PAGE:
Cloverdale seeks to incorporate Asti

  • An old Southern Pacific train sits on the Asti Winery property, July 1, 2010.

Cloverdale wants to extend its southern border by two miles to take in bucolic Asti — but it's far from a sure thing.

The City Council in Sonoma County's northernmost city favors the annexation, which would take in the historic Asti Winery and hundreds of acres of land to the south of the city. But voters must also be convinced, along with the agency that approves such incorporations.

"Going to Asti appears to be a bit of a reach," said Sonoma County Supervisor Paul Kelley, whose district encompasses the Cloverdale area.

"The major question is, &‘is it growth-inducing? Is it sprawl?'" said Richard Bottarini, executive officer for the Sonoma County Local Agency Formation Commission, the body that approves annexations.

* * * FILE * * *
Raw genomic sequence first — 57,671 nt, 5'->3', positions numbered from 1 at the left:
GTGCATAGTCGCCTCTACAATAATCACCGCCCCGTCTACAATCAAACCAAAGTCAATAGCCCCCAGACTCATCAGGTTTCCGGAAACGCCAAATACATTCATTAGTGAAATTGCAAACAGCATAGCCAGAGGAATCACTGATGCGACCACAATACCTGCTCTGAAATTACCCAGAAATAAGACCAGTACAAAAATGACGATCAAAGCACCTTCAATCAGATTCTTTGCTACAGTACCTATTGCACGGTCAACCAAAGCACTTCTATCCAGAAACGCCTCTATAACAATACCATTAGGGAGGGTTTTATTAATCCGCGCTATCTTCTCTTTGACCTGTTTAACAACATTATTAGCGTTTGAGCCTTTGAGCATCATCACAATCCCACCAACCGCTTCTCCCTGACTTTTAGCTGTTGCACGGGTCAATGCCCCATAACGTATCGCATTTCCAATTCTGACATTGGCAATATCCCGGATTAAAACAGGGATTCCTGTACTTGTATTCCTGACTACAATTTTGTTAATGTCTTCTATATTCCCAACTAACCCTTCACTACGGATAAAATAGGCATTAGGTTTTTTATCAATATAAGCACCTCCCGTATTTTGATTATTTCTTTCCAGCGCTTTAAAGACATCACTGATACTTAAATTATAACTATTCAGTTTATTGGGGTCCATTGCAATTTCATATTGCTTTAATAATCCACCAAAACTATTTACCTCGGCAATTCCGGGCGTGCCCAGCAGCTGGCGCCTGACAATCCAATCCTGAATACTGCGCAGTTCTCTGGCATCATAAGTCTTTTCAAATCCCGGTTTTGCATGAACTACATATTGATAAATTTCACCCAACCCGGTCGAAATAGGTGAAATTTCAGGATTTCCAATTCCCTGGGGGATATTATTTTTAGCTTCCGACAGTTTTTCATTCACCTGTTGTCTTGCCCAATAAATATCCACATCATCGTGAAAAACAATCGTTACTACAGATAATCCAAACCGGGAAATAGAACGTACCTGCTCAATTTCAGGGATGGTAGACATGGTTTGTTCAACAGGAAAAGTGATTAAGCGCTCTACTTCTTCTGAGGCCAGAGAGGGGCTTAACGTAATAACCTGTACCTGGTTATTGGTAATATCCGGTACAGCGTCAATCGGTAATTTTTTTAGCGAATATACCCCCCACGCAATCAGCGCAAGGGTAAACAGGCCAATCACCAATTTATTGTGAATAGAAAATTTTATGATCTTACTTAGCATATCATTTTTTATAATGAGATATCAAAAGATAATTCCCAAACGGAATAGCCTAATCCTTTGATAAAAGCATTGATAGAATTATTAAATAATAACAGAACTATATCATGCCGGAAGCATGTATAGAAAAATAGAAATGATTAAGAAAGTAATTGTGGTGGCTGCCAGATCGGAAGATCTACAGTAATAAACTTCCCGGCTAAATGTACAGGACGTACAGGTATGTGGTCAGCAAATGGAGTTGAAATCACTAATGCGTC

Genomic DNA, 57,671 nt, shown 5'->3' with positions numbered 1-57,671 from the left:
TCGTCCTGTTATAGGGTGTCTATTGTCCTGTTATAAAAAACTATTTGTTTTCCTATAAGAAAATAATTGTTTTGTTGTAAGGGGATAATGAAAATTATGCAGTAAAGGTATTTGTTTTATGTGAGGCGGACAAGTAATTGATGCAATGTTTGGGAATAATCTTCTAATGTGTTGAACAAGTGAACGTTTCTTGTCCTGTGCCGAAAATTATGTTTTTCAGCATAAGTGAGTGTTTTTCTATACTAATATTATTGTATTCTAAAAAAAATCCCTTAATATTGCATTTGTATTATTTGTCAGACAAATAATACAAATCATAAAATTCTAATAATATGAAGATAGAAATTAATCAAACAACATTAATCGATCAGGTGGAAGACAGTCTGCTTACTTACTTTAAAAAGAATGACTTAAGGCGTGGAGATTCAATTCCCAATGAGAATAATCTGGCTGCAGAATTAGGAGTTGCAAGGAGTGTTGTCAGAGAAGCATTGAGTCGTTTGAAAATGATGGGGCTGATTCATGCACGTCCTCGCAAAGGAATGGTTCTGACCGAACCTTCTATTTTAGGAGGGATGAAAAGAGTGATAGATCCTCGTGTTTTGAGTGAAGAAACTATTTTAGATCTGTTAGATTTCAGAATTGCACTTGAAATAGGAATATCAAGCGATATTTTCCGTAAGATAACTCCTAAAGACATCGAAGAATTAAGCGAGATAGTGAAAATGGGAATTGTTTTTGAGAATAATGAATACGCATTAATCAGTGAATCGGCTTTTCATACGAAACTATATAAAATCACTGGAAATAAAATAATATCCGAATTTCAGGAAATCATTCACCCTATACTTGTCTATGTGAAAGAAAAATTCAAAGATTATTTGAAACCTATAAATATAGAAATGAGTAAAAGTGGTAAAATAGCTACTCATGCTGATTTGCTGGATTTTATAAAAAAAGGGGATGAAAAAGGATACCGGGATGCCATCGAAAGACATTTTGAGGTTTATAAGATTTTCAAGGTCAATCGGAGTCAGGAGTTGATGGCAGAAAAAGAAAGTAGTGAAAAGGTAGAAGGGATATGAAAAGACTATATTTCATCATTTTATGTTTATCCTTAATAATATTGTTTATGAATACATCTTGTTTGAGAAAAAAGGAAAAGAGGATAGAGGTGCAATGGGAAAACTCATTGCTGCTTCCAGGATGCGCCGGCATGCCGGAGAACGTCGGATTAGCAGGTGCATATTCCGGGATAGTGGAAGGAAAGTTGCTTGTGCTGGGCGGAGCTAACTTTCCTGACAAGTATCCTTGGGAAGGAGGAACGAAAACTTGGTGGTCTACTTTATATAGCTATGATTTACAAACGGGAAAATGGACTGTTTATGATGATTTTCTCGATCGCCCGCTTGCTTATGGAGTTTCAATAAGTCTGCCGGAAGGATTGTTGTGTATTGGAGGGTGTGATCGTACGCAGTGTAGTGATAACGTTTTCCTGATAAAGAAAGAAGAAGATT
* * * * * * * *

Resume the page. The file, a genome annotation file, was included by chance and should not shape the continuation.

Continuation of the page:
"We will have to review very carefully how they plan on completing this plan of theirs," he said.

Cloverdale officials have gone to lengths to assure skeptics that extending city boundaries to take in Asti will not gobble up vineyards or lead to unsightly development.

This week, the City Council completed a general plan amendment to clarify the proposed urban growth boundary. It is intended to make Asti part of Cloverdale, but preserve agriculture and allow only new winery-related uses there.

"We wanted to be absolutely sure there will not be a strip mall, a fast food outlet, some tacky, something-or-other built there," said Mayor Carol Russell.

The council's stated reason for taking in Asti is to give the winery the option to receive city sewer and water lines, which would allow it to grow and add jobs.

Asti Winery officials say they want the ability to expand, and Cloverdale council members don't want to risk losing the company and the 60 jobs it provides.

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